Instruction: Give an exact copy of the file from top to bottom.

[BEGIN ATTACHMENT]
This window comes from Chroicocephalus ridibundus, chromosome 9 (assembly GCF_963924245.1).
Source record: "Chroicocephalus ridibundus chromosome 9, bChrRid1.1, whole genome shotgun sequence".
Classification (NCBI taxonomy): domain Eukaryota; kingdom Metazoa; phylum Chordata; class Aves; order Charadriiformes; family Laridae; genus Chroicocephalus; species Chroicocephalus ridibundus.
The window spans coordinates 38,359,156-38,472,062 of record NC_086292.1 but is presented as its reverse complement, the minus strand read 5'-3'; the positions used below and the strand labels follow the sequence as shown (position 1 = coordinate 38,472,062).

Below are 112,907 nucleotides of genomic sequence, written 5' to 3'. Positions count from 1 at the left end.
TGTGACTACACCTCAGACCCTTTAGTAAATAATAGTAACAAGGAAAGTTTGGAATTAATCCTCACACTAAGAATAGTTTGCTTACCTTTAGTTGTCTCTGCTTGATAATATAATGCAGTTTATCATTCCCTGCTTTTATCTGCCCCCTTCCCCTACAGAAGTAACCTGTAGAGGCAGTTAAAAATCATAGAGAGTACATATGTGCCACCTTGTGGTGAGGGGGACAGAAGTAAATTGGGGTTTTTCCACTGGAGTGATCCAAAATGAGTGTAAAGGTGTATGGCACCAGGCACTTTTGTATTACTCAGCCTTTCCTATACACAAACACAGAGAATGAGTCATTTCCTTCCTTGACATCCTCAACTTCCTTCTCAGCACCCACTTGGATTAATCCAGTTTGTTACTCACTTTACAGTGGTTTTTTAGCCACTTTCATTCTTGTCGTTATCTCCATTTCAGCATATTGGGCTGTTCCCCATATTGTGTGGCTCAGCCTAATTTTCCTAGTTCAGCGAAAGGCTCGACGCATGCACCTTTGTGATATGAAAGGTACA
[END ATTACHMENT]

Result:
This window comes from Chroicocephalus ridibundus, chromosome 9 (assembly GCF_963924245.1).
Source record: "Chroicocephalus ridibundus chromosome 9, bChrRid1.1, whole genome shotgun sequence".
Classification (NCBI taxonomy): domain Eukaryota; kingdom Metazoa; phylum Chordata; class Aves; order Charadriiformes; family Laridae; genus Chroicocephalus; species Chroicocephalus ridibundus.
The window spans coordinates 38,359,156-38,472,062 of record NC_086292.1 but is presented as its reverse complement, the minus strand read 5'-3'; the positions used below and the strand labels follow the sequence as shown (position 1 = coordinate 38,472,062).

Below are 112,907 nucleotides of genomic sequence, written 5' to 3'. Positions count from 1 at the left end.
TGTGACTACACCTCAGACCCTTTAGTAAATAATAGTAACAAGGAAAGTTTGGAATTAATCCTCACACTAAGAATAGTTTGCTTACCTTTAGTTGTCTCTGCTTGATAATATAATGCAGTTTATCATTCCCTGCTTTTATCTGCCCCCTTCCCCTACAGAAGTAACCTGTAGAGGCAGTTAAAAATCATAGAGAGTACATATGTGCCACCTTGTGGTGAGGGGGACAGAAGTAAATTGGGGTTTTTCCACTGGAGTGATCCAAAATGAGTGTAAAGGTGTATGGCACCAGGCACTTTTGTATTACTCAGCCTTTCCTATACACAAACACAGAGAATGAGTCATTTCCTTCCTTGACATCCTCAACTTCCTTCTCAGCACCCACTTGGATTAATCCAGTTTGTTACTCACTTTACAGTGGTTTTTTAGCCACTTTCATTCTTGTCGTTATCTCCATTTCAGCATATTGGGCTGTTCCCCATATTGTGTGGCTCAGCCTAATTTTCCTAGTTCAGCGAAAGGCTCGACGCATGCACCTTTGTGATATGAAAGGTACA